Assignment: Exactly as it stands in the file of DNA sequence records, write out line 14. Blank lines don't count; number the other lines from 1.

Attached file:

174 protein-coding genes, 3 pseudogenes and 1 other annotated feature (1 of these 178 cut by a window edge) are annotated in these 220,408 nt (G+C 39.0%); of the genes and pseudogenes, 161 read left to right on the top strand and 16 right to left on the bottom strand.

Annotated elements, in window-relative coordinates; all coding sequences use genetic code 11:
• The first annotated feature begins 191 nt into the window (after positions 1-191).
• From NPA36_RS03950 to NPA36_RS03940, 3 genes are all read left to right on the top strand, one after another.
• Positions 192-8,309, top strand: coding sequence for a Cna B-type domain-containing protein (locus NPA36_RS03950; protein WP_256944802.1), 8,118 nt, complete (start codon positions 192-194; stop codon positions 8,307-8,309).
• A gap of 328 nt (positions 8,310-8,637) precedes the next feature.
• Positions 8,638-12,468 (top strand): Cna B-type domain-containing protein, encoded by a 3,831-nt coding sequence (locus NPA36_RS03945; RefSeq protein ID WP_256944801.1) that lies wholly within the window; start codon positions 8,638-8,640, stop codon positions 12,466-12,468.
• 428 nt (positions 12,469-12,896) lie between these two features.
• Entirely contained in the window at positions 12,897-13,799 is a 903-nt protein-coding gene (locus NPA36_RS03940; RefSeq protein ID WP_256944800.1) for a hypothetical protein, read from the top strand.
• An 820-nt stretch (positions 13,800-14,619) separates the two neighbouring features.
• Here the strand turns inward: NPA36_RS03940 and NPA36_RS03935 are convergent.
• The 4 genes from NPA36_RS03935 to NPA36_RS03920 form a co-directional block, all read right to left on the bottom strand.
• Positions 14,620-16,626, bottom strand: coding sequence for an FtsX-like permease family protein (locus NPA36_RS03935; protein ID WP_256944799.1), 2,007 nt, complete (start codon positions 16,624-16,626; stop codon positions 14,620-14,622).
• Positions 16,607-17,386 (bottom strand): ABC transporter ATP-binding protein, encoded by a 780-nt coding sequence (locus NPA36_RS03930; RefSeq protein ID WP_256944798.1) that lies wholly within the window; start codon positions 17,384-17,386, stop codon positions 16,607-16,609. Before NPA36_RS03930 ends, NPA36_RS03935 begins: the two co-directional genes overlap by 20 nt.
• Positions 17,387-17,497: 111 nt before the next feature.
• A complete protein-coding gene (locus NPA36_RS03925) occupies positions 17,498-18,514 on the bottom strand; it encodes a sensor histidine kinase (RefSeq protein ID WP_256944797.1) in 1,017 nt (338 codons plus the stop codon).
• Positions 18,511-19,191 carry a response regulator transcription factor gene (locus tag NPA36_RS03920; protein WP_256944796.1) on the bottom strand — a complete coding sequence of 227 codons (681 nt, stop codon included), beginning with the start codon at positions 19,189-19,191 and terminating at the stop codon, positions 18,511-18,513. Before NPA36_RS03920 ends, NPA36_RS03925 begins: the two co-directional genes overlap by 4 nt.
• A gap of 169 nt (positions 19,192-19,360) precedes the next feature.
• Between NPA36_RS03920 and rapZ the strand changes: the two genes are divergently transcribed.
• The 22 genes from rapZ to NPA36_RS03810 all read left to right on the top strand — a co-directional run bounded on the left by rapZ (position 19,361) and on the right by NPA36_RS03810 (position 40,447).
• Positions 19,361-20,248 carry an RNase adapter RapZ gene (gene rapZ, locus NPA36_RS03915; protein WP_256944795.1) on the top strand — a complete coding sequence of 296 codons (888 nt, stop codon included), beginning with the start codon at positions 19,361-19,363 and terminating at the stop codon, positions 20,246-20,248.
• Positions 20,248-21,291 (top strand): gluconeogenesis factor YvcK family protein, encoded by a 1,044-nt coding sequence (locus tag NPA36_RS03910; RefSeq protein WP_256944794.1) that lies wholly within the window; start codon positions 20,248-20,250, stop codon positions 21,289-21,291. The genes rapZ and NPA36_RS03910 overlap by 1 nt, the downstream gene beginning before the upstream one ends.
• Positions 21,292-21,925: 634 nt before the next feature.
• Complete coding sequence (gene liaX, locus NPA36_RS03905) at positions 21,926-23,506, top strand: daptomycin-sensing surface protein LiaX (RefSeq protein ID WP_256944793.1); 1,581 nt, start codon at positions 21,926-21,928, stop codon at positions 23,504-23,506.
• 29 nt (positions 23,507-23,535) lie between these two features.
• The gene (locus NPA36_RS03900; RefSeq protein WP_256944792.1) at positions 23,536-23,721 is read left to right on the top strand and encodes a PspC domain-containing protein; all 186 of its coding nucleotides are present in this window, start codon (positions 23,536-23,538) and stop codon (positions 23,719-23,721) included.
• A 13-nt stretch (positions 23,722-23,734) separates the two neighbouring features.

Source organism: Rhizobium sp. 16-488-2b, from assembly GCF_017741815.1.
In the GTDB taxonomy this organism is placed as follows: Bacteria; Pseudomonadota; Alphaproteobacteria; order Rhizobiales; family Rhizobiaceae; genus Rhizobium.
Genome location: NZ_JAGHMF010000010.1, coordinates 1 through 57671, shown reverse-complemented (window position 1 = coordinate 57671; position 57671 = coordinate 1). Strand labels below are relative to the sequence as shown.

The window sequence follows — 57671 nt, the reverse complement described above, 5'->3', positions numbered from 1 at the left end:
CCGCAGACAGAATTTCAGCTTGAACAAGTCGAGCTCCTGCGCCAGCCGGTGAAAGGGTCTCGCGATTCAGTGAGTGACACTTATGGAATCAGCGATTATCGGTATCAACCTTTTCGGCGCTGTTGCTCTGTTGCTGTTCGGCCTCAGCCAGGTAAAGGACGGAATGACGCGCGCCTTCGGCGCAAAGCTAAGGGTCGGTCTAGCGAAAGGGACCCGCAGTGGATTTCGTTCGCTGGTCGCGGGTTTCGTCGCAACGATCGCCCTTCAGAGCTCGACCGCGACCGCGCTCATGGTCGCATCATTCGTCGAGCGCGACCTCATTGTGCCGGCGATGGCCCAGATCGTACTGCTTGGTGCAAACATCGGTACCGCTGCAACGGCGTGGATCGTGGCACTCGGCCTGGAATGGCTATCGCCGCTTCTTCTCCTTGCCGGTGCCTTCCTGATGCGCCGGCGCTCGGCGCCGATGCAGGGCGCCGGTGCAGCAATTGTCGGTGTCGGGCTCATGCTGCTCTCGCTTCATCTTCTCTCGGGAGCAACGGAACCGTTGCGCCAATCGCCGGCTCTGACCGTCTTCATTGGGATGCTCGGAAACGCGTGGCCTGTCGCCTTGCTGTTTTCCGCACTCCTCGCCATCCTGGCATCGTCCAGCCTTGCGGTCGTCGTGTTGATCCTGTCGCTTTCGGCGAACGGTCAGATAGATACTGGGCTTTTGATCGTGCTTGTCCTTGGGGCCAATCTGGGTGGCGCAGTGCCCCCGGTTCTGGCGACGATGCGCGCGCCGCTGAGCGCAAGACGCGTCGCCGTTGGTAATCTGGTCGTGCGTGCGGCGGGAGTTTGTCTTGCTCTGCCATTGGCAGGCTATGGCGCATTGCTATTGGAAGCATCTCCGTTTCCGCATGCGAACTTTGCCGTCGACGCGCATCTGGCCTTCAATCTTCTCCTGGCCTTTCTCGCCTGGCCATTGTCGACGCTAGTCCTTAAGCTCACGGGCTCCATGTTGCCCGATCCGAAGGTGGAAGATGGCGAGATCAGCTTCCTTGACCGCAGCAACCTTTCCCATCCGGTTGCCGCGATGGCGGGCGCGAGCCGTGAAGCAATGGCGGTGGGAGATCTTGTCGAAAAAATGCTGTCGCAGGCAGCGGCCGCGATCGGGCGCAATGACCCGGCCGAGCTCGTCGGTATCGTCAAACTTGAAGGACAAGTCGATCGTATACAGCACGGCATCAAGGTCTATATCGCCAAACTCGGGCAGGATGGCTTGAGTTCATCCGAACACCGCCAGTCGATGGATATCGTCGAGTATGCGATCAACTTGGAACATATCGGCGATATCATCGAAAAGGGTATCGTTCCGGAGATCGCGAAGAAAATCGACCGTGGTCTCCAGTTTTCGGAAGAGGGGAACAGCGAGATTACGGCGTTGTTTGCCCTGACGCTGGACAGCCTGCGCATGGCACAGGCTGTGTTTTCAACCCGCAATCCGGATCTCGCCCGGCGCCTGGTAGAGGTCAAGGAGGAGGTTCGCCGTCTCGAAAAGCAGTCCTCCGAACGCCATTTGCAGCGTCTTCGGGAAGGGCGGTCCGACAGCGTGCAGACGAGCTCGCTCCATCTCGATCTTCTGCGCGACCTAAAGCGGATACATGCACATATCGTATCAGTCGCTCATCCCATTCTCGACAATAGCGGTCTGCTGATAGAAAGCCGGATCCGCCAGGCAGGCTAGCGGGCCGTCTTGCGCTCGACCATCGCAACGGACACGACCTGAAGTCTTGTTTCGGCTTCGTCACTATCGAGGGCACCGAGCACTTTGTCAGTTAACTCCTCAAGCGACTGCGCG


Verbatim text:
• Positions 16,607-17,386 (bottom strand): ABC transporter ATP-binding protein, encoded by a 780-nt coding sequence (locus NPA36_RS03930; RefSeq protein ID WP_256944798.1) that lies wholly within the window; start codon positions 17,384-17,386, stop codon positions 16,607-16,609. Before NPA36_RS03930 ends, NPA36_RS03935 begins: the two co-directional genes overlap by 20 nt.